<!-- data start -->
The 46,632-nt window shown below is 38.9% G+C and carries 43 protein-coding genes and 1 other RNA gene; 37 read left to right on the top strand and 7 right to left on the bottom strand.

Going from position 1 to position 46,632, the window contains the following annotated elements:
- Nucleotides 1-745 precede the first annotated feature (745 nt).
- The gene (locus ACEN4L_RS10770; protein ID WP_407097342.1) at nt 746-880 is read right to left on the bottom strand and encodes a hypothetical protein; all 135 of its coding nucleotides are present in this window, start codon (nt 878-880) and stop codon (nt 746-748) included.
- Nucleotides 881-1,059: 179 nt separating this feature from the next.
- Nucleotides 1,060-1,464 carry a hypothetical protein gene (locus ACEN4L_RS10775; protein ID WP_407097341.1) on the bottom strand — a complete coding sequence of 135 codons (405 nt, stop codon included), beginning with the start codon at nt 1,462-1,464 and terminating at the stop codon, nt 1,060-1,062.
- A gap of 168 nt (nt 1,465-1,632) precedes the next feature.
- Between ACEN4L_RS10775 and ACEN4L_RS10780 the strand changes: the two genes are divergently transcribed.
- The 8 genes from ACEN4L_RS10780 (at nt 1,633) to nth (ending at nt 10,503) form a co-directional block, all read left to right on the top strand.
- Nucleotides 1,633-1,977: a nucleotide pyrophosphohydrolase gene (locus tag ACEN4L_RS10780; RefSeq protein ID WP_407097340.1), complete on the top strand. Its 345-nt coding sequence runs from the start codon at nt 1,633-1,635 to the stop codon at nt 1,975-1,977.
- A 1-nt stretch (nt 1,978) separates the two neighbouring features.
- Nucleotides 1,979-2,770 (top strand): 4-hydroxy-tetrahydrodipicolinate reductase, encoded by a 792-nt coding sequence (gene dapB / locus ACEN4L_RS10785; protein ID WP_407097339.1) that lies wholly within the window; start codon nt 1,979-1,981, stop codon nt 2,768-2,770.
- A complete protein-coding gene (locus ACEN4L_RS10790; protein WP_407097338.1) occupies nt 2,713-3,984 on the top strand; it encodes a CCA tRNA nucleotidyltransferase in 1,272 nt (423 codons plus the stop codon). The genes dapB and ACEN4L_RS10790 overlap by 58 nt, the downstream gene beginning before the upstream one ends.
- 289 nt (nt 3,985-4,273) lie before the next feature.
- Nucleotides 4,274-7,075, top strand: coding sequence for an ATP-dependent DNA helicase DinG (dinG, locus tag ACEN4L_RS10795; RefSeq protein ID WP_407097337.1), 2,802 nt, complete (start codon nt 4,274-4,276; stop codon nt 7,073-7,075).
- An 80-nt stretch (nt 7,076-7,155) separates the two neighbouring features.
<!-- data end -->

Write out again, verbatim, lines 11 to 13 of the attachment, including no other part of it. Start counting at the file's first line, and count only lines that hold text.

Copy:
- A 1-nt stretch (nt 1,978) separates the two neighbouring features.
- Nucleotides 1,979-2,770 (top strand): 4-hydroxy-tetrahydrodipicolinate reductase, encoded by a 792-nt coding sequence (gene dapB / locus ACEN4L_RS10785; protein ID WP_407097339.1) that lies wholly within the window; start codon nt 1,979-1,981, stop codon nt 2,768-2,770.
- A complete protein-coding gene (locus ACEN4L_RS10790; protein WP_407097338.1) occupies nt 2,713-3,984 on the top strand; it encodes a CCA tRNA nucleotidyltransferase in 1,272 nt (423 codons plus the stop codon). The genes dapB and ACEN4L_RS10790 overlap by 58 nt, the downstream gene beginning before the upstream one ends.